By Mickey Gorman
After two search and rescue emergencies in the past two months, Rockbridge County Emergency Management Coordinator Robert Foresman said the county needs a formally trained response team.
“These two incidents show us that we need to do more training at the local level,” Foresman said.
Foresman plans to assemble a team of about 25 volunteers to undergo a program called “Search and Rescue for the First Responder” within two months. The volunteers will complete the sequential program by June to become “field team members.”
James Dick, director of campus recreation at Washington and Lee University, said he supports a specialized rescue team.
“The search [in any] rescue is really difficult,” Dick said. The team must be specially trained to move quickly and strategically while searching the wilderness.
On Saturday, Jan. 12, Foresman and a makeshift team of about 50 volunteer firefighters and paramedics fanned out to search the James River Face Wilderness Area for 26-year-old Chad Jarrett.
Jarrett went missing while hiking Devil’s Marbleyard with four fellow Liberty University students. He separated from the group to find an easier trail to the summit but fell 40 feet and into a hole.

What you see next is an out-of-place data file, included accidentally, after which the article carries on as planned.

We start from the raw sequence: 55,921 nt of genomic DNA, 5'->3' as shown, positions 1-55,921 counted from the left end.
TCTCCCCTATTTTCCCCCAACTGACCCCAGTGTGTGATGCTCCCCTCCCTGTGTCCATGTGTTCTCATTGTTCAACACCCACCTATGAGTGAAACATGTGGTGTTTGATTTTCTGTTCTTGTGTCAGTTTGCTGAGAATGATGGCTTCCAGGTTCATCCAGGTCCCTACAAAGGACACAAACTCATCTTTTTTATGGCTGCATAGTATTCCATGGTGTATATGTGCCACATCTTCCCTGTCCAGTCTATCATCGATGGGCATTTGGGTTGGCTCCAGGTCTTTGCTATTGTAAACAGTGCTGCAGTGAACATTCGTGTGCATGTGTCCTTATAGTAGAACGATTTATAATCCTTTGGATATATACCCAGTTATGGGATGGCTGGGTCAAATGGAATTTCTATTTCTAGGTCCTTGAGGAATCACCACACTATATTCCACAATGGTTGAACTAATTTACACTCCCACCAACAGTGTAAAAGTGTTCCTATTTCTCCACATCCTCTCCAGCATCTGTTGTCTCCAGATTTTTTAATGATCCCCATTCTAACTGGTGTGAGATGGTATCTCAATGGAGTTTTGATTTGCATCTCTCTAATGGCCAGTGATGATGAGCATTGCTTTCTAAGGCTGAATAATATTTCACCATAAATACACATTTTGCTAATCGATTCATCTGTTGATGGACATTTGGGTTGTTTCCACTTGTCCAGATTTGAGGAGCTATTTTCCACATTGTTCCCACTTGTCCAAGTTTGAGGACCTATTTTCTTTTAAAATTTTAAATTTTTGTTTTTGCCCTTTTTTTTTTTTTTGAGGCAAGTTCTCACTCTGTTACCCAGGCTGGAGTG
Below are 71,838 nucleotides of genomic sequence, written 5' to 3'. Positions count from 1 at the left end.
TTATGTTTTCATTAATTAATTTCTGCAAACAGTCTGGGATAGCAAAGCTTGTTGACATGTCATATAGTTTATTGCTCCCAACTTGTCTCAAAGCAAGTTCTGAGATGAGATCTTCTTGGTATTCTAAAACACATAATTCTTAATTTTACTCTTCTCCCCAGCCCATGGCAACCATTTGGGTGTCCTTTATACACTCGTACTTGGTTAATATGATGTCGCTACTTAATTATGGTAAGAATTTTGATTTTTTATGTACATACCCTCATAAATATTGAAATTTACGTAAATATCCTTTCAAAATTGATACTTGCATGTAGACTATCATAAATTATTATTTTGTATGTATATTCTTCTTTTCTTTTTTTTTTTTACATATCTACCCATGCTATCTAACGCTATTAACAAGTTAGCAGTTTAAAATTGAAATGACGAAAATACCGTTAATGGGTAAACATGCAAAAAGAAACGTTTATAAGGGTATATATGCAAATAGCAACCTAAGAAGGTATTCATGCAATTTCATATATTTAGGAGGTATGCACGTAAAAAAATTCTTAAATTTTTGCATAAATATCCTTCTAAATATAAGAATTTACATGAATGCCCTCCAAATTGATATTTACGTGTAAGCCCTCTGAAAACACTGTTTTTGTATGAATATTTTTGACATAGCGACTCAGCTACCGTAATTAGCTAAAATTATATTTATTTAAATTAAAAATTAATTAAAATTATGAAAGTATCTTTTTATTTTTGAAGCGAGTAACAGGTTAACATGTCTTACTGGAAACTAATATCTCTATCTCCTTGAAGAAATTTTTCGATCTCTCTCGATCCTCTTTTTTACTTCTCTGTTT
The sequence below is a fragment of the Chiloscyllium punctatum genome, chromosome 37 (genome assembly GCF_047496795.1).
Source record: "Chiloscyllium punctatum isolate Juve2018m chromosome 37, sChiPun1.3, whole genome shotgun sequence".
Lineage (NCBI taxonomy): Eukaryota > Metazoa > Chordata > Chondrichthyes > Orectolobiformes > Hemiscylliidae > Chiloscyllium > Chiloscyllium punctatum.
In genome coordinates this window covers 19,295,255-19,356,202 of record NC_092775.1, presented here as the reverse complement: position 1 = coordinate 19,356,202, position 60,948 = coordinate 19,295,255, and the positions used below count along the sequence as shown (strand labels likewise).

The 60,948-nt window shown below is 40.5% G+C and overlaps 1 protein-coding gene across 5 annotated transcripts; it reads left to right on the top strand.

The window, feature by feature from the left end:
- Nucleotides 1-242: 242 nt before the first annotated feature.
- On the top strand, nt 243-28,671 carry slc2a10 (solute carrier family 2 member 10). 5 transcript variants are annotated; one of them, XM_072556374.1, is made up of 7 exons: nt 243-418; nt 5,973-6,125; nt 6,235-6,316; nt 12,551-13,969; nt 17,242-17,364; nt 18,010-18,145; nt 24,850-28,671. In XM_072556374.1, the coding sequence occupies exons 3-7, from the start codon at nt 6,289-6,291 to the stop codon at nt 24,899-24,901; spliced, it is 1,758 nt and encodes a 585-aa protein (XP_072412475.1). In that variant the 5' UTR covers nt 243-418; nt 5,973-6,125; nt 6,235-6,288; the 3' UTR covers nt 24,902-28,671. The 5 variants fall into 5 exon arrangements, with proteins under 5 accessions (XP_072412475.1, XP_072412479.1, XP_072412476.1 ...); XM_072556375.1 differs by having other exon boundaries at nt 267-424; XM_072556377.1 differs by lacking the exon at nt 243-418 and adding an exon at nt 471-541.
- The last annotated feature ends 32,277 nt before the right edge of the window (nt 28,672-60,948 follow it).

Jarrett’s rescue took nearly six hours, in addition to the time it took to find him, Foresman said.
The rescue team rigged ropes and lowered a rescue basket into the hole for Jarrett. Six team members hoisted him out of the hole.
The rescue team emerged from the trail with Jarrett shortly before midnight, when he was delivered to an ambulance and taken to Carilion Roanoke Memorial Hospital. He was released the next morning with only internal bruises.
Jarrett could not be reached for comment.
Jarrett’s fall is the second time in two months that Foresman’s rescue team has been called to action in usually hiker-friendly areas. Last month a hunter was knocked off a rock because of his gun’s recoil.
The need for a formal rescue team seems necessary now more than ever, Foresman said.
“Now people are charged money [for a hunting license] to walk through game reserves, so that forces [them] up into the national forest…the wilderness area,” Foresman said. “That’s why I expect to see much more of [these emergencies].”
During field team member training, volunteers will learn speedy search strategies.
Once the weather gets warmer both Foresman and Dick expect more people to hike– and an increased necessity for a well trained search and rescue team.
Dick said to prevent emergency situations a hiker should never separate from the group. He recommended telling a friend about the destination of the hike and an expected time of return.
“Don’t underestimate the power of Mother Nature,” Dick said.